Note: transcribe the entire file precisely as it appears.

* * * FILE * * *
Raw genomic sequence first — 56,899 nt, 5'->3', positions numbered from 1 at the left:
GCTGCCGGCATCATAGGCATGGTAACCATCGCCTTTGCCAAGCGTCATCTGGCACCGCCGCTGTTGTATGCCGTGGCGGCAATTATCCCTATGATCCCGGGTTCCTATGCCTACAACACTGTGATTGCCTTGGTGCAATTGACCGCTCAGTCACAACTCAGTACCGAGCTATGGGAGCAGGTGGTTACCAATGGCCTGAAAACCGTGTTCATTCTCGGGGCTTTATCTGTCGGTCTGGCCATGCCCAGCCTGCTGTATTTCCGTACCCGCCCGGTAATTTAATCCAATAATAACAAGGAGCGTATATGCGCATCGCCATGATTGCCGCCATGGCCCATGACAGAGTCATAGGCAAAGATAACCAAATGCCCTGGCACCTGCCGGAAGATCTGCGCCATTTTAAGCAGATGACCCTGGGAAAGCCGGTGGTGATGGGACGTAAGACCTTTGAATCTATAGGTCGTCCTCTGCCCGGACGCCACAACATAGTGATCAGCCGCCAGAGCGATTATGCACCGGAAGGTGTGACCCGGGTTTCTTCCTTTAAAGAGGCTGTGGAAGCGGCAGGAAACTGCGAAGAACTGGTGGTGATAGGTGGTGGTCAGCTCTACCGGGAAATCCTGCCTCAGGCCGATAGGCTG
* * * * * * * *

Raw genomic sequence first — 56,899 nt, 5'->3', positions numbered from 1 at the left:
GCTGCCGGCATCATAGGCATGGTAACCATCGCCTTTGCCAAGCGTCATCTGGCACCGCCGCTGTTGTATGCCGTGGCGGCAATTATCCCTATGATCCCGGGTTCCTATGCCTACAACACTGTGATTGCCTTGGTGCAATTGACCGCTCAGTCACAACTCAGTACCGAGCTATGGGAGCAGGTGGTTACCAATGGCCTGAAAACCGTGTTCATTCTCGGGGCTTTATCTGTCGGTCTGGCCATGCCCAGCCTGCTGTATTTCCGTACCCGCCCGGTAATTTAATCCAATAATAACAAGGAGCGTATATGCGCATCGCCATGATTGCCGCCATGGCCCATGACAGAGTCATAGGCAAAGATAACCAAATGCCCTGGCACCTGCCGGAAGATCTGCGCCATTTTAAGCAGATGACCCTGGGAAAGCCGGTGGTGATGGGACGTAAGACCTTTGAATCTATAGGTCGTCCTCTGCCCGGACGCCACAACATAGTGATCAGCCGCCAGAGCGATTATGCACCGGAAGGTGTGACCCGGGTTTCTTCCTTTAAAGAGGCTGTGGAAGCGGCAGGAAACTGCGAAGAACTGGTGGTGATAGGTGGTGGTCAGCTCTACCGGGAAATCCTGCCTCAGGCCGATAGGCTG